A new virus has been recently found inside sow herds across many countries, including the United States. The virus, porcine circovirus type 3 or PCV3, is similar in structure to porcine circovirus type 2, but there is still very little known about it.
“At the moment, there are a lot of papers being published of where this virus is at, pretty much it’s in Europe, Asia, South America, U.S.,” said Dr. Darin Madson, DVM with Iowa State University, during a recent SwineCast episode of At the Meeting honoring Dr. Bob Morrison. “It is very prevalent in all the swine-producing countries.”
Two different groups, the University of Minnesota working with California, University of California, Davis and Iowa State University working with Kansas State University, discovered the PCV3 virus.
Minnesota and California researchers were looking at young pigs that were slow to start and had myocarditis lesions. Iowa and Kansas researchers were looking at sows that had an increased prevalence of mummy piglets at birth.
“Lo and behold, two different groups working separately about the same time and found the same virus in the U.S.,” said Dr. Madson. “Once they were found, they were sequenced, the whole genomes were sequenced.”
With the genome of the virus sequenced, it was easy for other countries to develop PCR tests to begin looking for the virus in their herds. They also started looking for the virus in samples from their stored archives.
“When you look back at the archive samples, there were only a few of those papers being published at this point, but they indicate that the virus probably was found back in the mid-1990s, 1996 in some cases in Europe or in the middle of the Asia area,” he said.
This would indicate that PCV3 is not so much an emerging, new pathogen, but rather, because testing technologies have improved, it is only just now being discovered.
“Because we found it by metagenomics, we're testing for it,” he said.
The research into PCV3 is just beginning. It is – as of yet – unclear if this virus has any actual impact to pigs.
“The case definition is lacking for PCV3 right now,” he said. “There is no generalized acceptance of what the syndrome may be.”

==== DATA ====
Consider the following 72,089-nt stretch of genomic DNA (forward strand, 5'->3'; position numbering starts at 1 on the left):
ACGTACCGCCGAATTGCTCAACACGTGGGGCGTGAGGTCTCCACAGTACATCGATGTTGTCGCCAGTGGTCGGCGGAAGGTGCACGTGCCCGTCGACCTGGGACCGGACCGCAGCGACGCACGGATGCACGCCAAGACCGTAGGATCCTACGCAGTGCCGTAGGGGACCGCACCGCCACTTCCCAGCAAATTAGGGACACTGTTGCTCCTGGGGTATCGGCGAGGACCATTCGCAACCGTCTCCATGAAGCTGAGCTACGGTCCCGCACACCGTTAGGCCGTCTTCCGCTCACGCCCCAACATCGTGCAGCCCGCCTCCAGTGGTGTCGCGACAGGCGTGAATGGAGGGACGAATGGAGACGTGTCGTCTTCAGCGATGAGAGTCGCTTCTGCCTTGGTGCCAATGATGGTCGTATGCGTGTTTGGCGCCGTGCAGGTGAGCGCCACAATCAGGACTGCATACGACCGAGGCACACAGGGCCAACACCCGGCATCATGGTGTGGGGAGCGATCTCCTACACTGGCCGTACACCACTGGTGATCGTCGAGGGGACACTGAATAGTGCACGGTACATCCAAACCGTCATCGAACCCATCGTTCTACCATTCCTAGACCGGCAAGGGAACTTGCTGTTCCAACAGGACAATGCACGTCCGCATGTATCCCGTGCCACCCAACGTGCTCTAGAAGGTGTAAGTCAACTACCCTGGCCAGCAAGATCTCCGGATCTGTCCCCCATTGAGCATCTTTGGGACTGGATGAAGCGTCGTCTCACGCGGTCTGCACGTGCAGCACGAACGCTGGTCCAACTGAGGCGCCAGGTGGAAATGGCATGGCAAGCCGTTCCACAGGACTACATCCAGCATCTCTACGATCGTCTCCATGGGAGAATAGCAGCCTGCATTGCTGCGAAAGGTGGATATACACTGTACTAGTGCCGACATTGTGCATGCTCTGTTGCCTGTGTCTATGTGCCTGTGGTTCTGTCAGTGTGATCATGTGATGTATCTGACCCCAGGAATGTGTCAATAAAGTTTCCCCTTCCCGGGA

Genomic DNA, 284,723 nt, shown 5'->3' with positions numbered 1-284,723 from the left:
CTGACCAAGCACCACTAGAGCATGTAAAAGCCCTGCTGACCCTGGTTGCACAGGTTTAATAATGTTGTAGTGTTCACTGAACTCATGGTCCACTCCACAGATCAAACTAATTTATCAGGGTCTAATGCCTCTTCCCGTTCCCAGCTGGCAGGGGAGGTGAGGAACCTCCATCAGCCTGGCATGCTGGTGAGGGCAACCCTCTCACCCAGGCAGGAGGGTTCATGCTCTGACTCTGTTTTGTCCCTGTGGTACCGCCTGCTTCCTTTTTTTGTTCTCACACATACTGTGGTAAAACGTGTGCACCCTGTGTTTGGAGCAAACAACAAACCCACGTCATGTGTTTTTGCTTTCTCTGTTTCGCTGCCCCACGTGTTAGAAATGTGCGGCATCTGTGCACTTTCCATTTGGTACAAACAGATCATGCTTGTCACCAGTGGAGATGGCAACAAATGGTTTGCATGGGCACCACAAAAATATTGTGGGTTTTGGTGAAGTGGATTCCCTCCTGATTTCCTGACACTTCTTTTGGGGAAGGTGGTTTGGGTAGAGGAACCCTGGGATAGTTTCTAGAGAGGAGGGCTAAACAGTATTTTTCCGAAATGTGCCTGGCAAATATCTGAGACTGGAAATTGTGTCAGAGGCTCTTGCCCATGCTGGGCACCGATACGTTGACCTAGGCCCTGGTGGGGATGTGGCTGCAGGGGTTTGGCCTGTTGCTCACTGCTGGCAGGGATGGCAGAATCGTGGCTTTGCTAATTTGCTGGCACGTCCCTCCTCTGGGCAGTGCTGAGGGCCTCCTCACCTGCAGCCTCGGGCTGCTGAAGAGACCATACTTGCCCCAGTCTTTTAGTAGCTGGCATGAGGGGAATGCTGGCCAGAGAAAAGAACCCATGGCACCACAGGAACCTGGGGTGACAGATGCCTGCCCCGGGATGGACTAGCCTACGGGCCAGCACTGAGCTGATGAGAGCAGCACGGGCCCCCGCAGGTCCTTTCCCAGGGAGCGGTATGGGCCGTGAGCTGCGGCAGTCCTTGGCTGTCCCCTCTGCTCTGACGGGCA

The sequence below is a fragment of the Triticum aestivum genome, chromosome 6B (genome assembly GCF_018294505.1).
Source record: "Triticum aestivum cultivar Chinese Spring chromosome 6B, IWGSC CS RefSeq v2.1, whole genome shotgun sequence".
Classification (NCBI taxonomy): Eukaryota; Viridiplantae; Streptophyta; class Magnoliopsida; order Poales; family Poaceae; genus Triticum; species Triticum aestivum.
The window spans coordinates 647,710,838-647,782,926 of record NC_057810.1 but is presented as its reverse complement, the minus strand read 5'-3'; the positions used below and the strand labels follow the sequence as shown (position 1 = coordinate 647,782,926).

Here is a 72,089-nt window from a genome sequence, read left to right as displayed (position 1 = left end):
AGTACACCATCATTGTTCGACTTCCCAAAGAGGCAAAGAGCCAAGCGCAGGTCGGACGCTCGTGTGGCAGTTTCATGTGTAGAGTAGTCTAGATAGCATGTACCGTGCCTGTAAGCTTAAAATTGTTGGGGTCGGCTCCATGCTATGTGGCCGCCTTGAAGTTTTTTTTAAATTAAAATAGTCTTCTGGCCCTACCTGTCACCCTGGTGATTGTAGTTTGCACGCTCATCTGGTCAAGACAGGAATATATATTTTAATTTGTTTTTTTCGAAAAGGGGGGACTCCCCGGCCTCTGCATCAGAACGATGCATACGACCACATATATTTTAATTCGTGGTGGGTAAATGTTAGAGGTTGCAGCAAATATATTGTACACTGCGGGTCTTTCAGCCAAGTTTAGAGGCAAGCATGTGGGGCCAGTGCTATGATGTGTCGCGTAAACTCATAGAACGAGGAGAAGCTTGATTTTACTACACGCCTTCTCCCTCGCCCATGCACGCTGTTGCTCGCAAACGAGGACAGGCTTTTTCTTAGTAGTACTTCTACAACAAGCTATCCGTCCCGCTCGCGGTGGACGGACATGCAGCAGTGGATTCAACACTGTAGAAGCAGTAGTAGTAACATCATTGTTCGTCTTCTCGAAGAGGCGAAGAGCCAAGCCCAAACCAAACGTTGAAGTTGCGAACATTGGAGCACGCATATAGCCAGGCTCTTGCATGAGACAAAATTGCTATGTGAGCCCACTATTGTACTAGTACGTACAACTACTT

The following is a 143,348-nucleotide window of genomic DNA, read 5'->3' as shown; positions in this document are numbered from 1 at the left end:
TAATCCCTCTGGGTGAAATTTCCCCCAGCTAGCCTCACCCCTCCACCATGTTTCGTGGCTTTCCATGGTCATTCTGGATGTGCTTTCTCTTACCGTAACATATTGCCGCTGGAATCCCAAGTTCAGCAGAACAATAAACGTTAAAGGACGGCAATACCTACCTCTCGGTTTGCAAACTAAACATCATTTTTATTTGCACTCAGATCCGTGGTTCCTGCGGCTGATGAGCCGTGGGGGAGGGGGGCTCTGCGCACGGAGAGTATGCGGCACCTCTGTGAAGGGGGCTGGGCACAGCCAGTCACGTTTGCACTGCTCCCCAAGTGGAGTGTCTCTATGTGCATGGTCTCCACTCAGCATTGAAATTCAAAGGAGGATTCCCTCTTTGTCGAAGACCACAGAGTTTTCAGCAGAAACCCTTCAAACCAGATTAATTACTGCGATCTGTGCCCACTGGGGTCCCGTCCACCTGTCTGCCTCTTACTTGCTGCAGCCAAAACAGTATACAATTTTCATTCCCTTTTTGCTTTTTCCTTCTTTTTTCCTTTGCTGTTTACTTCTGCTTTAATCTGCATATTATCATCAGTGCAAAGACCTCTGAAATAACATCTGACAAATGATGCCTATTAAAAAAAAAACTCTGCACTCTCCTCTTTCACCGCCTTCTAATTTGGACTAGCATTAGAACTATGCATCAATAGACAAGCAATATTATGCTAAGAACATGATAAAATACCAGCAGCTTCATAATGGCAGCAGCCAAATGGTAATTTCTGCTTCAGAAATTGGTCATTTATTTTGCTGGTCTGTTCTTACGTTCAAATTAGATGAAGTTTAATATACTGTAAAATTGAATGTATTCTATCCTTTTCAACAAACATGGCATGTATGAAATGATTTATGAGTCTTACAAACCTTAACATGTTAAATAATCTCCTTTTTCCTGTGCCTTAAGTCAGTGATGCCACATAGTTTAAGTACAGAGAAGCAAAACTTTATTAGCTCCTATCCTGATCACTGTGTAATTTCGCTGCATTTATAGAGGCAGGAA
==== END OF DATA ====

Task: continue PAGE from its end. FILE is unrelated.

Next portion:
While the virus has been found in poor starting piglets and sows with increased mummies or other reproductive problems, that suggests it has an impact on the animals, but does not prove it. There could be other variables or infections present causing those issues.
“There is a lot of vague things at this point in time, because one of the downsides is that we haven't been able to isolate the virus,” he said. “To that extent then, we haven't really been able to put this virus into pigs in a research setting to understand what this virus may do in pigs that are naive to it.”
What is known is that the virus is only about 33-35 percent similar to PVC2 on the outside of the virus. It is also a little over 200 base pairs larger. This means it is a completely different organism than the PCV2 virus.
“We do not think, based on the percent difference, that this virus would have any correlation at all with immunity to PCV2 or vice versa,” said Dr. Madson. “Meaning, PCV2 vaccines are likely not to protect against infection of PCV3.”
The next steps into researching the PCV3 virus are to continue to test samples for it, but also try to isolate and grow the virus so it can be introduced to pigs in a research setting. This has been a challenge for the research groups working with the virus.
“When you can't grow the virus, you reverse genetics, you make an infectious clone,” he said. “Basically, you make the virus from scratch yourself based on the sequences. At this point, I know that multiple groups have been trying to do that.”
A few groups believe they are close to having a clone of the PVC3 virus. Once they have that accomplished, the virus will be introduced to healthy pigs and more will be learned about this virus.